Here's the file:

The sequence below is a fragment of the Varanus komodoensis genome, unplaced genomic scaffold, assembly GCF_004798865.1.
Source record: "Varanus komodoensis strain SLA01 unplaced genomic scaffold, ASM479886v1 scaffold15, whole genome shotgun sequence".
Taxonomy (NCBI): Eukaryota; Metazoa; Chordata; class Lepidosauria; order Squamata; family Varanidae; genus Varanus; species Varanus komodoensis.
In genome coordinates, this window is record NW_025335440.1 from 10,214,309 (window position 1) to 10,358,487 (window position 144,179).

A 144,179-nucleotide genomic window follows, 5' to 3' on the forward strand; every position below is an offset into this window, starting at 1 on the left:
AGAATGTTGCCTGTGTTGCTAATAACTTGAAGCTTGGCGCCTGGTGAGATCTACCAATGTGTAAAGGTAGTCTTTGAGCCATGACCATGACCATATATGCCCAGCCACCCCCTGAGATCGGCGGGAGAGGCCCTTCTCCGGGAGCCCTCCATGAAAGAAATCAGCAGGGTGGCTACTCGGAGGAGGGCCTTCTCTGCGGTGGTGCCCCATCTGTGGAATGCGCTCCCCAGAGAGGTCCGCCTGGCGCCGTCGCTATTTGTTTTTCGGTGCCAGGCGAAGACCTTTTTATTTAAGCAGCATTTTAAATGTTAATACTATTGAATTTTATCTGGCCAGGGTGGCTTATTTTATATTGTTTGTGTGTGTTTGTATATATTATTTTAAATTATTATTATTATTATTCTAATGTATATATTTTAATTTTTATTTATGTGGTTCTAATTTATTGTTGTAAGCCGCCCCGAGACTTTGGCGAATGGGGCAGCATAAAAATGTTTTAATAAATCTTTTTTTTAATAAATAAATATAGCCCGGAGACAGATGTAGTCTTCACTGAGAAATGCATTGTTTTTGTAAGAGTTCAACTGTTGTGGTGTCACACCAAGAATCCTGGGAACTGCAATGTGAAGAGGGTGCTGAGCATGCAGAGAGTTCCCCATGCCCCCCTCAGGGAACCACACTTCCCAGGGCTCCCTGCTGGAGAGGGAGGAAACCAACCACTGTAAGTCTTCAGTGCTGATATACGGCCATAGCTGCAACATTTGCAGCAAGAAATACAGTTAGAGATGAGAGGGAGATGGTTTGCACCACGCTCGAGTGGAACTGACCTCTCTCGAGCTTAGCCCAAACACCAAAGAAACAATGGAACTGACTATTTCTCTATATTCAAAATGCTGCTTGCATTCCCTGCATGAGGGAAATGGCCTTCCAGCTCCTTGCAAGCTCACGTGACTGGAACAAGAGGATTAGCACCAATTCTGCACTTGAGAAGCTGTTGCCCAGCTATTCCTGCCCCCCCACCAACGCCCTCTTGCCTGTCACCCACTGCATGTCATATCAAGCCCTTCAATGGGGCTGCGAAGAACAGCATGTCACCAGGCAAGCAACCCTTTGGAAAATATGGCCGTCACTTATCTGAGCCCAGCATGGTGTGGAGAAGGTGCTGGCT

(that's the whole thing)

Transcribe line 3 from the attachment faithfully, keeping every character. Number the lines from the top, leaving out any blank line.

Taxonomy (NCBI): Eukaryota; Metazoa; Chordata; class Lepidosauria; order Squamata; family Varanidae; genus Varanus; species Varanus komodoensis.